Kenya is a land of great ethnic and cultural diversity. Archaeologist have documented that different ethnic groups from all over the continent have migrated to Kenya over the centuries, each bringing with them distinctive features of their own culture, making Kenya a fascinating country with a rich blend of traditional cultures.

Kenya holds some of the continent’s most amazing cultural events, which attract many visitors from across the world.

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Mombasa Carnival Festival

Mombasa Carnival Festival – is a multicultural street party event. Photo: Afrotourism.com

The Mombasa Carnival happens every November. It is one of the biggest and most popular festivals in Kenya. The event is organized by the Ministry of Tourism, and it celebrates the traditions and ethnic diversity in Kenya. This vibrant festival in Mombasa, a city that has been influenced by African and Arabic customs for many years.

The main features of the event revolve around two colourful parades with people showcasing amazing costumes from different ethnic groups. Dance and music are also play an integral part of this festival. Men and women are often dressed in the traditional Kikoy and Kanga, which usually have Swahili phrases boldly printed.

A mix of traditional and contemporary artists join the celebration, making it a refreshing introduction to east Africa’s rich cultural diversity. Energetic traditional dances, as well as contemporary forms and belly dancers are performed as local bands showcase their art and talent.

Tourists who visit Mombasa during the festival have the opportunity to shop for souvenirs and enjoy delicious Kenyan dishes.

Lake Turkana Festival

El Molol dancers,Lake Turkana Cultural Festival. Photo: Lake Turkana Cultural Festival/Facebook

Lake Turkana Festival is usually held around May every year. The festival brings together the various cultures of Marsabit County on the scenic shores of Lake Turkana. The Festival is a conglomerate of 14 communities that forms the bulk of the larger Marsabit County’s populace.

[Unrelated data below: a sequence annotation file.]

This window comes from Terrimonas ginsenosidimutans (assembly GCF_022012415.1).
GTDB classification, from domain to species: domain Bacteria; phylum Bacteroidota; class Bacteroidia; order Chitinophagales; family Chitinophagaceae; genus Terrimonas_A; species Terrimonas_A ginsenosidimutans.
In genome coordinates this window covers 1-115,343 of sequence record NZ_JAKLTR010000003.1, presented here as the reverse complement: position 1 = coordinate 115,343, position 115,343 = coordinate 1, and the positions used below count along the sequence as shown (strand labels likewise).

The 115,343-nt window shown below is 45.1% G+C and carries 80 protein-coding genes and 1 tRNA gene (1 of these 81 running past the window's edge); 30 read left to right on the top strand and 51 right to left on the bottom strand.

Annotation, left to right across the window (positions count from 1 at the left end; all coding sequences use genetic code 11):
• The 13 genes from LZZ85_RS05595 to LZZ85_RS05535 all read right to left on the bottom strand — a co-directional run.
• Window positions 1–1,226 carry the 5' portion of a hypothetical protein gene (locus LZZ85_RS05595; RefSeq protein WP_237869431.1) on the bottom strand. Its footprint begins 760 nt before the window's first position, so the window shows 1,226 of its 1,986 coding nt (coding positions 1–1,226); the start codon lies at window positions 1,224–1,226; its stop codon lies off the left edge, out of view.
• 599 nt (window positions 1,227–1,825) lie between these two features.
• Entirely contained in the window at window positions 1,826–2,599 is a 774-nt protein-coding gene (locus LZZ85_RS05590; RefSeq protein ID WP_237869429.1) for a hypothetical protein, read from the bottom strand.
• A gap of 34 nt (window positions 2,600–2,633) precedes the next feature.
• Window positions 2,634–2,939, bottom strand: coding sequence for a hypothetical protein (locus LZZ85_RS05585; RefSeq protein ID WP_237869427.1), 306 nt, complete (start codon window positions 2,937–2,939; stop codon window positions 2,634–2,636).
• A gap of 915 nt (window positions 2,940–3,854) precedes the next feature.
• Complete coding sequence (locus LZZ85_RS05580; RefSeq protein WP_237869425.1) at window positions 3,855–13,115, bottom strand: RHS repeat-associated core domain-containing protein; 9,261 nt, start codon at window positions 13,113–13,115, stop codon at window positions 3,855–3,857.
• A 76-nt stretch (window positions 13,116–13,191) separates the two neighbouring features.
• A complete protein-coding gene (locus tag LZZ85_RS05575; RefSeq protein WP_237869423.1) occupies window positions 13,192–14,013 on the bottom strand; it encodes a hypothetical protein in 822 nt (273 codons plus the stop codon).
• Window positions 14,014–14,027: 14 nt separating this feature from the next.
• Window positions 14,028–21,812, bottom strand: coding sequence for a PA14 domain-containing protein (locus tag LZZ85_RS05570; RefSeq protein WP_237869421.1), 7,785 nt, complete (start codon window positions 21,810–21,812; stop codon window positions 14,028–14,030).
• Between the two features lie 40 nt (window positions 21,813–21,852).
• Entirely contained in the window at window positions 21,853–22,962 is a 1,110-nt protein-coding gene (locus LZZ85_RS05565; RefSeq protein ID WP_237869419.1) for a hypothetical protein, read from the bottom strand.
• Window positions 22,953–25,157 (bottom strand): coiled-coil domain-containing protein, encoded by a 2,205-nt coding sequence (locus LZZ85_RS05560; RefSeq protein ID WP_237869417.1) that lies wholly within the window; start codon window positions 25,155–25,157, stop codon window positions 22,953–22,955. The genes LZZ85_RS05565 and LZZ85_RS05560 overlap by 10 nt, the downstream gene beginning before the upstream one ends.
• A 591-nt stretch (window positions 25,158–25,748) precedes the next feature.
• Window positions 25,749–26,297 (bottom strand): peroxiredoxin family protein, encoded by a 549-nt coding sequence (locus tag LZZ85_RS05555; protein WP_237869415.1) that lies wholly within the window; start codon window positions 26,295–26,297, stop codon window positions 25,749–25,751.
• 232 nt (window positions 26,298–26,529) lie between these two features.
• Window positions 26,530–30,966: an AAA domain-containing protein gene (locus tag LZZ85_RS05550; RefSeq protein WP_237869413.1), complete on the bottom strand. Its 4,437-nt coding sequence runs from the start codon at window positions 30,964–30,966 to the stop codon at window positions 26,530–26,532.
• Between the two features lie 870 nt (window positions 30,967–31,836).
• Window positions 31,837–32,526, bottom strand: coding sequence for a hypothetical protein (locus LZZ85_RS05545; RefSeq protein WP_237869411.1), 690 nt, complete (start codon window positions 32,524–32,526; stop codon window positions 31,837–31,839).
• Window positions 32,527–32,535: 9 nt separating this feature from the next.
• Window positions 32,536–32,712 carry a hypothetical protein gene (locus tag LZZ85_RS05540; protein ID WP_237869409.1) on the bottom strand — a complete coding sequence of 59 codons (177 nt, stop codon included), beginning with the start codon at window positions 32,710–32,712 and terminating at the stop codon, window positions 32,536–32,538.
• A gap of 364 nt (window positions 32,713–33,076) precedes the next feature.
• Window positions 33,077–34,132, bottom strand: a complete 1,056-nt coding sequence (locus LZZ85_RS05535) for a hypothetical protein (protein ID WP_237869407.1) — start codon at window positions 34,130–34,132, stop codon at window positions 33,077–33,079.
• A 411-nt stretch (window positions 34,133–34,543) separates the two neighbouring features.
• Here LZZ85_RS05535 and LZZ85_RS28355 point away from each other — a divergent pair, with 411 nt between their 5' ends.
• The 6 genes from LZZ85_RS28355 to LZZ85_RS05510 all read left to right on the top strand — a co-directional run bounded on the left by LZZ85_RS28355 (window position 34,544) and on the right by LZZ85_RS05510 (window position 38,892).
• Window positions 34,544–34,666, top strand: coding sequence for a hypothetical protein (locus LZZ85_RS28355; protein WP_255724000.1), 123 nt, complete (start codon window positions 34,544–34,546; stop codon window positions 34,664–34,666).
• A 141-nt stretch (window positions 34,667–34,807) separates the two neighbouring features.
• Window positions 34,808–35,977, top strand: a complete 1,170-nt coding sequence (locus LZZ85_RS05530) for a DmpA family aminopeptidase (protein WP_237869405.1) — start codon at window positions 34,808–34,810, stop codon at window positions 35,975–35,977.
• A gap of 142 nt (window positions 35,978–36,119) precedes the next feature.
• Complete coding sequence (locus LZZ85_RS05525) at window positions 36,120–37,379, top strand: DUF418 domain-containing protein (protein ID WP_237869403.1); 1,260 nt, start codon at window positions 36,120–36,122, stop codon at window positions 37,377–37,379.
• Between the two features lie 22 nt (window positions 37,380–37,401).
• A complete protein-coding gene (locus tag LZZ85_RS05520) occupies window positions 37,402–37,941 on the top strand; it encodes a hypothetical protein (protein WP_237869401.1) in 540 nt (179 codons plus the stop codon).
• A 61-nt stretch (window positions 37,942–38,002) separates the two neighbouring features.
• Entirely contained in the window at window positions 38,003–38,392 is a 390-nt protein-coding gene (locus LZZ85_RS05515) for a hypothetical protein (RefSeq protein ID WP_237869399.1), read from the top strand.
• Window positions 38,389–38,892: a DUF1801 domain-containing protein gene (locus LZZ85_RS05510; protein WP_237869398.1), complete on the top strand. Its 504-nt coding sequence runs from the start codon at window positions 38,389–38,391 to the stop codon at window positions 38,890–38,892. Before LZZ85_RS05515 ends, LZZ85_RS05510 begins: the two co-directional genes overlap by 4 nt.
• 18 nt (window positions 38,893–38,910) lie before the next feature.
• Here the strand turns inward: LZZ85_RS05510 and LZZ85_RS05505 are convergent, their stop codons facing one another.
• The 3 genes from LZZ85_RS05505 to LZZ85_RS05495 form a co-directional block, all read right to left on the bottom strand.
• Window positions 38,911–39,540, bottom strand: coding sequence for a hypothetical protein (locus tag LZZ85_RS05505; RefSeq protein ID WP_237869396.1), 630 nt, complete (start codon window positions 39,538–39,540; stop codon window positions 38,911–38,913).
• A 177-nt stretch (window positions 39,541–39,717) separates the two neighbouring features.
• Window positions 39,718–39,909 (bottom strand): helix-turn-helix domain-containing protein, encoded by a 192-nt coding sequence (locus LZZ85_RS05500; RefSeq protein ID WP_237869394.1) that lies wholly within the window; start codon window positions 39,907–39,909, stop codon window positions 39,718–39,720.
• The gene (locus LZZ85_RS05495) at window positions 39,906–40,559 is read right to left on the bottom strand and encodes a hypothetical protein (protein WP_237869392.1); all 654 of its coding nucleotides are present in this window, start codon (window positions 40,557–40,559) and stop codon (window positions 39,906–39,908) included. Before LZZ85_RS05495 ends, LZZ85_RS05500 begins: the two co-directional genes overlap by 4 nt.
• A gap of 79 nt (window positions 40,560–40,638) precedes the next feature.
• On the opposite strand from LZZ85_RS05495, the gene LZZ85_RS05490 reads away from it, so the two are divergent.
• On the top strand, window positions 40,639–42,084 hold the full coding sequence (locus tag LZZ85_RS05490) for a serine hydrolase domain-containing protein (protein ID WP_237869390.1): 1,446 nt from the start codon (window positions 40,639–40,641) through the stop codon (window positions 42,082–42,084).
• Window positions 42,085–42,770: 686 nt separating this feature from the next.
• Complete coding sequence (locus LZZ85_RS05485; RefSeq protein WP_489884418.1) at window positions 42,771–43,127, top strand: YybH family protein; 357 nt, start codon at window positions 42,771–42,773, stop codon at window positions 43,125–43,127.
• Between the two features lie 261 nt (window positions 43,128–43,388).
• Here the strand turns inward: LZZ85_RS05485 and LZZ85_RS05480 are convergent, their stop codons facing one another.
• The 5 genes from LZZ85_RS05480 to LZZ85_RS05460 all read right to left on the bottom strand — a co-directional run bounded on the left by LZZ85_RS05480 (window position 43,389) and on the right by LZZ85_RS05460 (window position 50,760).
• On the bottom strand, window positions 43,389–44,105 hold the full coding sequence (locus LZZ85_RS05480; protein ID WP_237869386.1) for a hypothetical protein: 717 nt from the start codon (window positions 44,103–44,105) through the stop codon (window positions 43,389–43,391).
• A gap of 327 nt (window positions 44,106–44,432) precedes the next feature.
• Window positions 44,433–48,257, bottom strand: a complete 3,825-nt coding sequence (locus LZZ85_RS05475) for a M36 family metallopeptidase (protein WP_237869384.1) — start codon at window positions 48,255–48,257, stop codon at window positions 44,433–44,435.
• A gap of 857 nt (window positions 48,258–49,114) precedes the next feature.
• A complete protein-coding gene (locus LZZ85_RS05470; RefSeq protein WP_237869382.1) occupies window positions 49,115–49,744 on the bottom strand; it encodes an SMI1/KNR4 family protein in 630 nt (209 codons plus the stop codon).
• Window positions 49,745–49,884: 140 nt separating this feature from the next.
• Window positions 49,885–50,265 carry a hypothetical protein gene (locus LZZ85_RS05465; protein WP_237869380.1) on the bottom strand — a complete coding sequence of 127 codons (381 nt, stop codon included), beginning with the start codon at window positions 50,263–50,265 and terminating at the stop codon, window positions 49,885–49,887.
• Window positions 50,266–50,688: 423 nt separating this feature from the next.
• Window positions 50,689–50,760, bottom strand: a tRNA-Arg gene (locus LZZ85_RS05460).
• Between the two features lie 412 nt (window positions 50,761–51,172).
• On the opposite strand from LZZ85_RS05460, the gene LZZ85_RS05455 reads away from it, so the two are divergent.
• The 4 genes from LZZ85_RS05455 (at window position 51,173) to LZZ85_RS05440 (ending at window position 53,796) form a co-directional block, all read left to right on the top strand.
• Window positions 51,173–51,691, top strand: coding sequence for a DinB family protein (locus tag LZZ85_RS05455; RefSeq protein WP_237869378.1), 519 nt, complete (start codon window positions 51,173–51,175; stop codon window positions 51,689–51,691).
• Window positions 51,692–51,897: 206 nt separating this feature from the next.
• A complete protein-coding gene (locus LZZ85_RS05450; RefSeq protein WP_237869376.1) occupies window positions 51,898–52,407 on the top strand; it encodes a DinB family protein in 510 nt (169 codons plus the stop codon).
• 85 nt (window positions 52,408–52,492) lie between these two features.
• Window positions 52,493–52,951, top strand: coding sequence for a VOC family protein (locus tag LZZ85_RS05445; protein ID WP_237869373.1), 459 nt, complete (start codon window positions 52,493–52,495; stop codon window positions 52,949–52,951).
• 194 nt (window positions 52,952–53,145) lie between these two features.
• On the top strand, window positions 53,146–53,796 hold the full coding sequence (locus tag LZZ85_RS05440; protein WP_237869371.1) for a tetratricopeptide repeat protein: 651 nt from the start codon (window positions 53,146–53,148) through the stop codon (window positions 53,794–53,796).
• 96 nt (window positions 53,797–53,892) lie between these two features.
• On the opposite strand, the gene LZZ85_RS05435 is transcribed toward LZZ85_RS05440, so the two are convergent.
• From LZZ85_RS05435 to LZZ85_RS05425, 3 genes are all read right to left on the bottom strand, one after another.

The event features unique performances and demonstrations of ten different ethnic communities which live in the Lake Turkana region. The presentation of their customs and living conditions, their spectacular traditional costumes, arts and crafts, dances, music and food is a unique and fascinating experience, with the main goal of promoting peace and reconciliation.

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Lamu Cultural Festival

One of the donkey races in Lamu Cultural Festival. Photo: www.lamuisland.co.ke

Lamu is an ancient Swahili township and also a UNESCO World Heritage Site. The cultural festival offers an insight of how life in the old days was in terms of architecture and lifestyle.

The event is usually held annually in November, with exciting activities such as traditional Swahili poetry, henna painting, bao games, donkey races and dhow sailing,  and a chance to enjoy various Swahili dishes.

Most visitors to the island fall in love with its relaxed, and peaceful lifestyle.

International Camel Derby Festival

International camel Day. Photo: Google Images

The International Carmel Derby Festival held every year in August in the northern region of Kenya, is a blend of culture, colour, action, adventure and the finest camels races.

The derby is not only recognized as a serious Kenyan safari sport but an international sport and a great way to create awareness of the rapid onset in the desertification in Kenya. It brings colour and action to the streets of Maralal as the finest camels are gathered for the big race.

The event has been running since 1990 with visitors coming all over the world to celebrate and enjoy the camel races, cycling races for both amateurs and professional races alike, in the small town of Maralal.

Maulidi Festival

Men dancing Goma stick dance at Maulidi Festival, Lamu, Kenya. Photo: Lamu County Government/Facebook

Lamu Island annually hosts the historic Maulidi an Islamic festival held during the third month of the Muslim calendar (Rabi ul Awwal) to celebrate the birth of the Prophet Mohammed. The festival has been celebrated for more than a century and its now a permanent feature of East Africa’s Islamic festivities.

The festival is usually sponsored by the National Museum of Kenya. Various community building competitions take place, including swimming, dhow and donkey races, henna competitions and tug of war with a mixture of uniquely Swahili music, and dance. Muslims  from all of the world who attend the event add their own variations and culture to the recitation.